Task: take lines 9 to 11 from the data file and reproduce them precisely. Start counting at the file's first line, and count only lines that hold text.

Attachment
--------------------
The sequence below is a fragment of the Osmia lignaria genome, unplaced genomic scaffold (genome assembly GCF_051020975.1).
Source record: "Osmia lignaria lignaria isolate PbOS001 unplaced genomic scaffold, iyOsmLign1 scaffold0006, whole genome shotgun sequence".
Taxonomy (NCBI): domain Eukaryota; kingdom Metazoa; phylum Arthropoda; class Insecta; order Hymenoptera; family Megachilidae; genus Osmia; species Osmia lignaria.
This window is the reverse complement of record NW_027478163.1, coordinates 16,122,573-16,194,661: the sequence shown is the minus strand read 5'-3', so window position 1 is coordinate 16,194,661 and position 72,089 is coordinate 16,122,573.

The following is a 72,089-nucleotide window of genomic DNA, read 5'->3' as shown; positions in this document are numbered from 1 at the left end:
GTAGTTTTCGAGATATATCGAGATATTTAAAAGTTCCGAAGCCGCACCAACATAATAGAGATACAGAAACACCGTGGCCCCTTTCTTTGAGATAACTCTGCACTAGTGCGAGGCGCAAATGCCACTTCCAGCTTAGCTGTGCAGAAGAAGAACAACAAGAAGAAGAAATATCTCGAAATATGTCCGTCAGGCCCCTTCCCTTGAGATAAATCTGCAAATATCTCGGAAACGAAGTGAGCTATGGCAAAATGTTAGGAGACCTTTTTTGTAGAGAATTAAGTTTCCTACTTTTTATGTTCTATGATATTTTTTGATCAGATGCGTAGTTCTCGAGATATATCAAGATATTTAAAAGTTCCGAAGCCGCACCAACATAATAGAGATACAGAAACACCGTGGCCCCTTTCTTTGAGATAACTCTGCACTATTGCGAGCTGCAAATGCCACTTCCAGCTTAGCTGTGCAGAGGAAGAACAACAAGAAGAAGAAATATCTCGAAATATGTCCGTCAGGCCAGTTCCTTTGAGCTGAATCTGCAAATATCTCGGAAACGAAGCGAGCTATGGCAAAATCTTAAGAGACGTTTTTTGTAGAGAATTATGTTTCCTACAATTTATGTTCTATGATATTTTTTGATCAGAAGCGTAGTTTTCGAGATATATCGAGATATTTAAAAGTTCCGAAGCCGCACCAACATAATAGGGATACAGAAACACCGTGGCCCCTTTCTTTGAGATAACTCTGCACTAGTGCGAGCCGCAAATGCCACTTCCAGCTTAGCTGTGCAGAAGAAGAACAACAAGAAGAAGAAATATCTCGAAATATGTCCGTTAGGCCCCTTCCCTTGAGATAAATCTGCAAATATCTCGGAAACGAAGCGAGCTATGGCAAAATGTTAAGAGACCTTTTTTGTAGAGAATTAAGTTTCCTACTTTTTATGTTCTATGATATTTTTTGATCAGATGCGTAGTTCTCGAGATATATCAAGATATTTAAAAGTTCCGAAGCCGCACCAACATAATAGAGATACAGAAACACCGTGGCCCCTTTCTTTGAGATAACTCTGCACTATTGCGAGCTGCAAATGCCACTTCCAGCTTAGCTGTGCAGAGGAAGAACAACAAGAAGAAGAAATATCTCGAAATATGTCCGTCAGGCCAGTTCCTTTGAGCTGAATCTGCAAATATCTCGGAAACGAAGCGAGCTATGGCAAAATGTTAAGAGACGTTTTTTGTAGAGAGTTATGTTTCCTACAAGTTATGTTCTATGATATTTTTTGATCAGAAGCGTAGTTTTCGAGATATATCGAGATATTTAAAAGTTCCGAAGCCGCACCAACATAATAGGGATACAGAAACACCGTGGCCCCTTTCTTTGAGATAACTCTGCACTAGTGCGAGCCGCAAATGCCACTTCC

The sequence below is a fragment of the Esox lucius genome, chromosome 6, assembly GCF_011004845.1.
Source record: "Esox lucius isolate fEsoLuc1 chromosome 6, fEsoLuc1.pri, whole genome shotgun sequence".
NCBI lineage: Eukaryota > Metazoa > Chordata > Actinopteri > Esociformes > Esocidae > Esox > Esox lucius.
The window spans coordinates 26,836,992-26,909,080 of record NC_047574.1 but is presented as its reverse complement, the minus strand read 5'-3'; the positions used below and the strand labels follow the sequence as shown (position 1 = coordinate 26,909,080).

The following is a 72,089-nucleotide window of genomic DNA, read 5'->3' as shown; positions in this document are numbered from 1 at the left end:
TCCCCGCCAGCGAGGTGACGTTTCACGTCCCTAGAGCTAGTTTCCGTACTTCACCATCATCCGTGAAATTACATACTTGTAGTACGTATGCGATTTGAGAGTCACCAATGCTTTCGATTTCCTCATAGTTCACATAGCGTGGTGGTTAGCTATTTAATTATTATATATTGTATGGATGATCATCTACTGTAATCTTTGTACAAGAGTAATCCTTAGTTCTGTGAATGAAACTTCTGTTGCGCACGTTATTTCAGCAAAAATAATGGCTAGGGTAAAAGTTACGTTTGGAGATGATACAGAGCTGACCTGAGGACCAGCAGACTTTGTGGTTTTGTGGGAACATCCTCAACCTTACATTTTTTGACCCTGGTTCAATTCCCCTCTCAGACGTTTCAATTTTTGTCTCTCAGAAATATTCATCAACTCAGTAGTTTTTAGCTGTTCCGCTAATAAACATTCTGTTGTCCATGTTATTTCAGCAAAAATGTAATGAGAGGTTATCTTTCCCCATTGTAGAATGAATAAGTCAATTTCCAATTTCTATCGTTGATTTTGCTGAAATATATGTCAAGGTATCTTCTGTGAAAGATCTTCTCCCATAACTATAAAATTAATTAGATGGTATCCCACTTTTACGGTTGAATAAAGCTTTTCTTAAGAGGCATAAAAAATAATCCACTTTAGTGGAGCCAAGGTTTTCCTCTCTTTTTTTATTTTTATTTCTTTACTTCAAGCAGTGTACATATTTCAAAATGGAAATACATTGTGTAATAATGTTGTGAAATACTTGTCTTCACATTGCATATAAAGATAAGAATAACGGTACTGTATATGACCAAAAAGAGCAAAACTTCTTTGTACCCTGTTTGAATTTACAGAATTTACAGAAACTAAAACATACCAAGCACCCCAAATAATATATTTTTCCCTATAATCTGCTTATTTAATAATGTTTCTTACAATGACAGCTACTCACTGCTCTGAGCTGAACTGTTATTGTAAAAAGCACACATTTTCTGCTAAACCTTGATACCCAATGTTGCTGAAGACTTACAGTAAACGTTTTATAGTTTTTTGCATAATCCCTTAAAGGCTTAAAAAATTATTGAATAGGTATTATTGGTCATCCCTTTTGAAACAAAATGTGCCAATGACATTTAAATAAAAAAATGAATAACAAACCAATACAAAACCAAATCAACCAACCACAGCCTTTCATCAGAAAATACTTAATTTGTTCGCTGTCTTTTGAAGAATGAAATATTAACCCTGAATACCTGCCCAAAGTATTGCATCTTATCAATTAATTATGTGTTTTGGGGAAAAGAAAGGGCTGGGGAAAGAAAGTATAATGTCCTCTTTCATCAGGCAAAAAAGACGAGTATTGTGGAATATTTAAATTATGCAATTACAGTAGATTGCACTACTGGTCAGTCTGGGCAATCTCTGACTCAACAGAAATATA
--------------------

NCBI lineage: Eukaryota > Metazoa > Chordata > Actinopteri > Esociformes > Esocidae > Esox > Esox lucius.
The window spans coordinates 26,836,992-26,909,080 of record NC_047574.1 but is presented as its reverse complement, the minus strand read 5'-3'; the positions used below and the strand labels follow the sequence as shown (position 1 = coordinate 26,909,080).

The following is a 72,089-nucleotide window of genomic DNA, read 5'->3' as shown; positions in this document are numbered from 1 at the left end: